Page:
Wednesday, November 23, 2011

Call for the Dead

I finished John Le Carre's 'Call for the Dead' at the weekend. It was his first book and introduced George Smiley. There's much to like about the book. One thing that caught my eye was that the back cover blurb which simply states:

Why did a routine security check make Fennan kill himself?

Short, to the point and does the job of piquing a potential reader's interest. There's no longer blurb on the inside either. Quite a refreshing approach.

The book also has some nice philosophical asides. Here are two of them.

What did Hesse write? 'Strangers to wander in the mist, each is alone.' We know nothing of one another, nothing, Smiley mused. However closely we live together, at whatever time of day or night we sound the deepest thoughts in one another, we know nothing. How am I judging Elsa Fennan? I think I understand her suffering and her frightened lies, but what do I know of her? Nothing.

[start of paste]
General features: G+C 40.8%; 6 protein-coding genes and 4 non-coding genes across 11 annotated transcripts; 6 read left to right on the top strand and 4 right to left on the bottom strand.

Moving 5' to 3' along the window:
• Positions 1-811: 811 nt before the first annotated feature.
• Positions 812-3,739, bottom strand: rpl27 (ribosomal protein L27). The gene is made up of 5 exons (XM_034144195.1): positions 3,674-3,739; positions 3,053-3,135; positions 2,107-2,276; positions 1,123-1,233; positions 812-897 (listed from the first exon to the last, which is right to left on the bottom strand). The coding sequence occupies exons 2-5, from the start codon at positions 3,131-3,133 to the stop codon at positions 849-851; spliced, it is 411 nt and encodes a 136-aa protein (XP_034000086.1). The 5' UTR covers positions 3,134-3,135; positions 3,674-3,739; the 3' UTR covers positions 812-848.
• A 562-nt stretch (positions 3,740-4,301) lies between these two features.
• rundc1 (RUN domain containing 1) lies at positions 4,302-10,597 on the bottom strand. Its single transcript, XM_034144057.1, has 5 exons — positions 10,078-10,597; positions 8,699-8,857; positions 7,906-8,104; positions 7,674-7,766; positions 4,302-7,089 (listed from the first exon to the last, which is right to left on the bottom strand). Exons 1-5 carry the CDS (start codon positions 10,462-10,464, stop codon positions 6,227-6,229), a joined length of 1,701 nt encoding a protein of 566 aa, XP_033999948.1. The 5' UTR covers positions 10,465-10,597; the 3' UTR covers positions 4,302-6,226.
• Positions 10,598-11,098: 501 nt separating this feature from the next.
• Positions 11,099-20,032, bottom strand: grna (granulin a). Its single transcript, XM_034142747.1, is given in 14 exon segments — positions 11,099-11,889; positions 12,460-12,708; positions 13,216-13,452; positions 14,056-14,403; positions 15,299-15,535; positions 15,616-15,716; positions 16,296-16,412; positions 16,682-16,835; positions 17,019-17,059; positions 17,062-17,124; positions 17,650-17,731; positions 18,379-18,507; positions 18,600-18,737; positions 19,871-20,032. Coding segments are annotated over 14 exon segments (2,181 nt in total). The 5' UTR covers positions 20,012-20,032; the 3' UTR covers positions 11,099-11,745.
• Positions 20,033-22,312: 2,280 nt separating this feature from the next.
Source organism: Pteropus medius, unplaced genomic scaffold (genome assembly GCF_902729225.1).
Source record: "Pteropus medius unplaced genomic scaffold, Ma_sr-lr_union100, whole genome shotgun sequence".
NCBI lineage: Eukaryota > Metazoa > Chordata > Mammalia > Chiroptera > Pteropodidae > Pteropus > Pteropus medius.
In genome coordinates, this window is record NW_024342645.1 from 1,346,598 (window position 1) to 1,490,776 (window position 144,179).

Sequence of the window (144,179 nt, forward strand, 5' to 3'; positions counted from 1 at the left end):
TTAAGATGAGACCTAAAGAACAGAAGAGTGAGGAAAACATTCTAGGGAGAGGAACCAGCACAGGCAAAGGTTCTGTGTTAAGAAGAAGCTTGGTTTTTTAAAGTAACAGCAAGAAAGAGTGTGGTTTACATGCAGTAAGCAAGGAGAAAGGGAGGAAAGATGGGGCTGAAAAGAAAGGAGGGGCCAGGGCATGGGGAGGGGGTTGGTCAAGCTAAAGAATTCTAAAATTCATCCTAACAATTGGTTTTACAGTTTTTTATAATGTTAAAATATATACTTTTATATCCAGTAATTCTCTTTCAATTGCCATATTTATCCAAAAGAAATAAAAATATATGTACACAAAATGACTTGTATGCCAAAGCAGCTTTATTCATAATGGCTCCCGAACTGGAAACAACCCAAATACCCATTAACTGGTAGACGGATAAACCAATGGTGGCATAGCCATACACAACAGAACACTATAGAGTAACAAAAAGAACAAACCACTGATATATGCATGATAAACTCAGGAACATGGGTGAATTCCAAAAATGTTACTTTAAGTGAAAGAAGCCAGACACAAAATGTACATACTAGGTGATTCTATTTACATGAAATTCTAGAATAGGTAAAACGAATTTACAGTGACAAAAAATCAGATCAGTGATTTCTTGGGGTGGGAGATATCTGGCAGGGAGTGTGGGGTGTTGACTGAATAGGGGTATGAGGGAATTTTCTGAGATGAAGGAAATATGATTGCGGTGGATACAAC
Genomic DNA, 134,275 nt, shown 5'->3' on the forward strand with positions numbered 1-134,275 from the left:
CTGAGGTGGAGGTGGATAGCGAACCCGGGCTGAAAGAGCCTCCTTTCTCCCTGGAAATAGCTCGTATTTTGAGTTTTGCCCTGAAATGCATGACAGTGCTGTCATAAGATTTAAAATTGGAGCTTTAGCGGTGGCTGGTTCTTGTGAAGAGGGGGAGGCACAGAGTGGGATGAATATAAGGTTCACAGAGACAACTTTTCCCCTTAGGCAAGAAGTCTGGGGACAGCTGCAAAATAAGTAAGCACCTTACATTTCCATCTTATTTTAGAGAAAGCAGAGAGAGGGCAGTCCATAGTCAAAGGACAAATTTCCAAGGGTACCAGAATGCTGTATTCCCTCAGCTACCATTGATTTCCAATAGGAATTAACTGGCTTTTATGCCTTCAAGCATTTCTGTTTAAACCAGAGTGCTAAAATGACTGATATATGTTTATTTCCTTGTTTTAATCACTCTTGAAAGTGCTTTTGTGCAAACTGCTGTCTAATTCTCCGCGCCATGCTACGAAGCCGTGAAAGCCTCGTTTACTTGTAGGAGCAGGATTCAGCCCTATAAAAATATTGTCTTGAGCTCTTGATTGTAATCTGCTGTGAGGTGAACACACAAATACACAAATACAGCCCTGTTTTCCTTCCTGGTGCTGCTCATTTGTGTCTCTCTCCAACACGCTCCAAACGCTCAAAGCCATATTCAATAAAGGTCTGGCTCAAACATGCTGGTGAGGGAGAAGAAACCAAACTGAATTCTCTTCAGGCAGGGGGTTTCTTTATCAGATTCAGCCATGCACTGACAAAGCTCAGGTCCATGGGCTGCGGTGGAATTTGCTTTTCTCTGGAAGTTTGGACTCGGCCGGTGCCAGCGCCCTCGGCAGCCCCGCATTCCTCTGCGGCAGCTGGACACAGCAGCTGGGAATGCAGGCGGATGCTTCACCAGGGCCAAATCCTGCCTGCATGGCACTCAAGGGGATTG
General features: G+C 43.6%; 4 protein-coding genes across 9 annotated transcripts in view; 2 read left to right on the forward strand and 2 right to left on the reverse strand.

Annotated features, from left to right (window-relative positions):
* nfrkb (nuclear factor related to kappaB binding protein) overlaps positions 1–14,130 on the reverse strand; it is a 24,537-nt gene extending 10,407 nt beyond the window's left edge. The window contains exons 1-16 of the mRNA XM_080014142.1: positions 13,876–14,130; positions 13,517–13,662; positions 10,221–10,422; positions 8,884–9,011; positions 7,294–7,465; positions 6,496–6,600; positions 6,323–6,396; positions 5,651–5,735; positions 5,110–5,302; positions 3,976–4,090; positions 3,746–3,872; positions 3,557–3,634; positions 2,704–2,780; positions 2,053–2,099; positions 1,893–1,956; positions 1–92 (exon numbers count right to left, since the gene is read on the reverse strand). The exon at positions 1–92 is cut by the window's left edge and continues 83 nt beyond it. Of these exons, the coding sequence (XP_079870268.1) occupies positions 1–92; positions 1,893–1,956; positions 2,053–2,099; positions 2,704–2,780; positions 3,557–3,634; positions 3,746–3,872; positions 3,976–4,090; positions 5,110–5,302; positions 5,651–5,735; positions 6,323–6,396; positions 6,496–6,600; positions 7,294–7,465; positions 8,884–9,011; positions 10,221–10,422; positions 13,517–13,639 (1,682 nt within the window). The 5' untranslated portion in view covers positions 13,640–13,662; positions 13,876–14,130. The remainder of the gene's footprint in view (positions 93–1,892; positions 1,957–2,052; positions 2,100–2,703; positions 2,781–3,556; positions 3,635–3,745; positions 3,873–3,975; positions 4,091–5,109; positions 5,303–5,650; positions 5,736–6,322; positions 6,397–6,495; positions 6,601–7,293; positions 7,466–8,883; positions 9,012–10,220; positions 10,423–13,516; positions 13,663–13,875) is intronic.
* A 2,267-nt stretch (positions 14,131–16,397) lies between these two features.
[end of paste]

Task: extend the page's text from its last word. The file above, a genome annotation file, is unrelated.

He was going to tell Mendel how he had wrestled with Goethe's metamorphoses of plants and animals in the hope of discovering, like Faust, 'what sustains the world at it inmost point'. He wanted to explain why it was impossible to understand nineteenth-century Europe without a working knowledge of the natural sciences, he felt earnest and full of important thoughts, and knew secretly that this was because his brain was wrestling with the day's events, that he was in a state of nervous excitement.

1 comment:

Sarah said...

Call for the Dead is a wonderful book and an excellent introduction to Smiley and the character of Mendel who appears in later books.I also like A Murder of Quality, the other early Smiley book. Both are short with tightly written narratives.